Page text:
7 Keys To Power Your Career
Charting a sterling career path, is incredibly important to most executives. But that, is easier said than done. It most certainly doesn’t come about by simply doing what you are paid to do. It is only when you add value above and beyond what your role envisages, that you start putting your career on a fast track.
Interestingly, people who are in demand, are those who go out of their way to help people and touch other people’s lives. Look at company executives that other colleagues automatically turn to, for advice or help or those who willingly take on far more responsibility than what their role demands. You will find that this category of employees has far greater access to opportunities than others.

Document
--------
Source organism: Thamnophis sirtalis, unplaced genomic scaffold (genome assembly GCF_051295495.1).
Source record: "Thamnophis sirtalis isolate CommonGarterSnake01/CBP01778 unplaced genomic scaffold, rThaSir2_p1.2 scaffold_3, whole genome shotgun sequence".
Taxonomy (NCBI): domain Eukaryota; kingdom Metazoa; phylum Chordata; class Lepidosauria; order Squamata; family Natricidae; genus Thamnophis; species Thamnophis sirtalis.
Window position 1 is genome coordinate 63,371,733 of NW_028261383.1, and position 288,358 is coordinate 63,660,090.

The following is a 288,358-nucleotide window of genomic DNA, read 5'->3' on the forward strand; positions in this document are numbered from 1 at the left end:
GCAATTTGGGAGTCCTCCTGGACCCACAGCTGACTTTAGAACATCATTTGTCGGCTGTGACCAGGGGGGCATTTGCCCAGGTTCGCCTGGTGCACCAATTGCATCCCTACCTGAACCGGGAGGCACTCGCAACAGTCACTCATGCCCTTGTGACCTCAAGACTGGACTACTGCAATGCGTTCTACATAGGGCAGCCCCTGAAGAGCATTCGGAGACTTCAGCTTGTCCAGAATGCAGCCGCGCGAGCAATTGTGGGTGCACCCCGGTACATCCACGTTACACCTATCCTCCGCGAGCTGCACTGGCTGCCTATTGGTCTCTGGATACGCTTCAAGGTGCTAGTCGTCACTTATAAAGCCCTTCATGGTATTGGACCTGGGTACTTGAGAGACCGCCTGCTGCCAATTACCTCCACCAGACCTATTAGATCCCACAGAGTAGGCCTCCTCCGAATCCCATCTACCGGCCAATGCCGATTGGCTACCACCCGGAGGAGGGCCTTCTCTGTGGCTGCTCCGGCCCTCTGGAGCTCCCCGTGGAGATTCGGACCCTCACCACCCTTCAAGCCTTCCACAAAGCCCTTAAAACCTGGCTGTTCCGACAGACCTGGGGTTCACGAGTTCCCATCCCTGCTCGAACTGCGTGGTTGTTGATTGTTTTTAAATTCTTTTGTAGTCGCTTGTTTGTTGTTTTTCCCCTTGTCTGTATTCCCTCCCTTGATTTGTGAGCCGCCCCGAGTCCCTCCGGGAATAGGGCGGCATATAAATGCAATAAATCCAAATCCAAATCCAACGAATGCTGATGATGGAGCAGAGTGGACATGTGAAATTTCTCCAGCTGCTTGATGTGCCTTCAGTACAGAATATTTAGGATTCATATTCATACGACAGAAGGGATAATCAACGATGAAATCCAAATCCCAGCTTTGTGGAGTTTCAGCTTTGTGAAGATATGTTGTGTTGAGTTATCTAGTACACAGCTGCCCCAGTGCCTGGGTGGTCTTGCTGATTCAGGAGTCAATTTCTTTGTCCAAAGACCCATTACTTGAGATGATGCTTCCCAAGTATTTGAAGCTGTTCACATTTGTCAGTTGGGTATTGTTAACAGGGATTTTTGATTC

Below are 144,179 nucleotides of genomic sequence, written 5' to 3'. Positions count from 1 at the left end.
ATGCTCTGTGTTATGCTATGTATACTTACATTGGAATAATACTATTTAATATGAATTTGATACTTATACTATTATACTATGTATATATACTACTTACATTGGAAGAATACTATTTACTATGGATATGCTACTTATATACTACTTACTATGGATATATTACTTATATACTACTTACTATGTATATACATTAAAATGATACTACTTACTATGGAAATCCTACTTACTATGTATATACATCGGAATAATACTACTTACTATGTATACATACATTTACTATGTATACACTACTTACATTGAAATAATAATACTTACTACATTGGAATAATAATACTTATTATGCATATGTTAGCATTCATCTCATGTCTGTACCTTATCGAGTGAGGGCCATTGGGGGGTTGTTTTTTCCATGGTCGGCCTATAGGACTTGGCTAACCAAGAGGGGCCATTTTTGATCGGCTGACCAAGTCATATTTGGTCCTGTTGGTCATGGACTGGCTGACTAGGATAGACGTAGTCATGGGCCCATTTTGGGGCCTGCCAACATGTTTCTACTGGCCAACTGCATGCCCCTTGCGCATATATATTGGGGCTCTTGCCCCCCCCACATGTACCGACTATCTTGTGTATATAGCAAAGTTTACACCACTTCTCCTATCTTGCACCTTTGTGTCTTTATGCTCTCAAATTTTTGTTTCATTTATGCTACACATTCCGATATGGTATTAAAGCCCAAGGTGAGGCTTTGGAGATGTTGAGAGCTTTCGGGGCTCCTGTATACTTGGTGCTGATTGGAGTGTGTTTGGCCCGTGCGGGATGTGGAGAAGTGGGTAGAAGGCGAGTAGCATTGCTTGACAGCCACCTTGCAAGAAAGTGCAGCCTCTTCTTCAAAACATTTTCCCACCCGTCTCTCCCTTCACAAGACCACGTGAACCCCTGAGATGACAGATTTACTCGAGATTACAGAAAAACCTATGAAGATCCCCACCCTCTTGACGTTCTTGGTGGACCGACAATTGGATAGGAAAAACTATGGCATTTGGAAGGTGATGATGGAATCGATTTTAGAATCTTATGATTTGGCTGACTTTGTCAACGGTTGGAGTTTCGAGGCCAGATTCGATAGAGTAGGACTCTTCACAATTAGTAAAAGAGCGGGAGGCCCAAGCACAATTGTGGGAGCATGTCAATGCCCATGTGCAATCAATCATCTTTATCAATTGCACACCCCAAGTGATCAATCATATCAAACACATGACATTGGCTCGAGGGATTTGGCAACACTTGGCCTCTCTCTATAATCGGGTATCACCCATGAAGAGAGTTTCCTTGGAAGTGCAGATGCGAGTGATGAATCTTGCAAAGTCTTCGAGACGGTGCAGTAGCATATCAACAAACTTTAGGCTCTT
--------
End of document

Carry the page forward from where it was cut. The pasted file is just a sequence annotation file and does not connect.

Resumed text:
So how do you put yourself in an elite group where you not only enrich other people’s lives at work but also fast track your own career? Here are seven ways to do it.
1. Operate At The Next Level
Career advancement is an aspiration that everyone has. However, for this to happen, there is a need to first demonstrate a readiness for the next level/position or role.
Many people that I have come across in corporates, aspire to be promoted but continue to do precisely what their current role demands. The point is, by doing what your current role entails, you only demonstrate your capability to perform that particular role and nothing more. To support your claim for career advancement, it becomes necessary to start doing things that are done by people at the next higher level.